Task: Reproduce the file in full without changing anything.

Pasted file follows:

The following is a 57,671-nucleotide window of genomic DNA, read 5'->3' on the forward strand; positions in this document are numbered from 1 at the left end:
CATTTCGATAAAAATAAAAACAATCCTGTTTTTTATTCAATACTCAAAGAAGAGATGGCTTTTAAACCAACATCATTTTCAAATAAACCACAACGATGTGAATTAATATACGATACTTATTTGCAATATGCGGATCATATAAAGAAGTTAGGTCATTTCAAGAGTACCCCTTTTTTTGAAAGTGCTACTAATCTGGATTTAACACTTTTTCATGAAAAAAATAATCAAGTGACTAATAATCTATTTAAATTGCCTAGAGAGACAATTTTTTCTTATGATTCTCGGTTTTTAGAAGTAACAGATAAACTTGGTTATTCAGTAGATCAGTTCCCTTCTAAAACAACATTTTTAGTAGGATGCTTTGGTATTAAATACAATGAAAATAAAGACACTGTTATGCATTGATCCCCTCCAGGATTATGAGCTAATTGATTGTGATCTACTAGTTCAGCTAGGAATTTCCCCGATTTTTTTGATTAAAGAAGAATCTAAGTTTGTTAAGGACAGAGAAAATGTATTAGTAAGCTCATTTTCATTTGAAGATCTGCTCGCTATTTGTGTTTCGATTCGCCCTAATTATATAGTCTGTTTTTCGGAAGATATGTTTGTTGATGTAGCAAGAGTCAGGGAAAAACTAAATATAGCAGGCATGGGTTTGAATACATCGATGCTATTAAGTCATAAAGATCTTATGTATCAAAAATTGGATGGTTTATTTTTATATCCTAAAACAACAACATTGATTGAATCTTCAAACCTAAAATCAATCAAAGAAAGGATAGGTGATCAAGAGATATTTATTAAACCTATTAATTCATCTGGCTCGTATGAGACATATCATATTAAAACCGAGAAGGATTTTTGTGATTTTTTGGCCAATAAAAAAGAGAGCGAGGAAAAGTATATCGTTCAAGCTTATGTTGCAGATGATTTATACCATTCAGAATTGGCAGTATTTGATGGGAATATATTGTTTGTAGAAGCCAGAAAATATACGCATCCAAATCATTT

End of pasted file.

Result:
The following is a 57,671-nucleotide window of genomic DNA, read 5'->3' on the forward strand; positions in this document are numbered from 1 at the left end:
CATTTCGATAAAAATAAAAACAATCCTGTTTTTTATTCAATACTCAAAGAAGAGATGGCTTTTAAACCAACATCATTTTCAAATAAACCACAACGATGTGAATTAATATACGATACTTATTTGCAATATGCGGATCATATAAAGAAGTTAGGTCATTTCAAGAGTACCCCTTTTTTTGAAAGTGCTACTAATCTGGATTTAACACTTTTTCATGAAAAAAATAATCAAGTGACTAATAATCTATTTAAATTGCCTAGAGAGACAATTTTTTCTTATGATTCTCGGTTTTTAGAAGTAACAGATAAACTTGGTTATTCAGTAGATCAGTTCCCTTCTAAAACAACATTTTTAGTAGGATGCTTTGGTATTAAATACAATGAAAATAAAGACACTGTTATGCATTGATCCCCTCCAGGATTATGAGCTAATTGATTGTGATCTACTAGTTCAGCTAGGAATTTCCCCGATTTTTTTGATTAAAGAAGAATCTAAGTTTGTTAAGGACAGAGAAAATGTATTAGTAAGCTCATTTTCATTTGAAGATCTGCTCGCTATTTGTGTTTCGATTCGCCCTAATTATATAGTCTGTTTTTCGGAAGATATGTTTGTTGATGTAGCAAGAGTCAGGGAAAAACTAAATATAGCAGGCATGGGTTTGAATACATCGATGCTATTAAGTCATAAAGATCTTATGTATCAAAAATTGGATGGTTTATTTTTATATCCTAAAACAACAACATTGATTGAATCTTCAAACCTAAAATCAATCAAAGAAAGGATAGGTGATCAAGAGATATTTATTAAACCTATTAATTCATCTGGCTCGTATGAGACATATCATATTAAAACCGAGAAGGATTTTTGTGATTTTTTGGCCAATAAAAAAGAGAGCGAGGAAAAGTATATCGTTCAAGCTTATGTTGCAGATGATTTATACCATTCAGAATTGGCAGTATTTGATGGGAATATATTGTTTGTAGAAGCCAGAAAATATACGCATCCAAATCATTT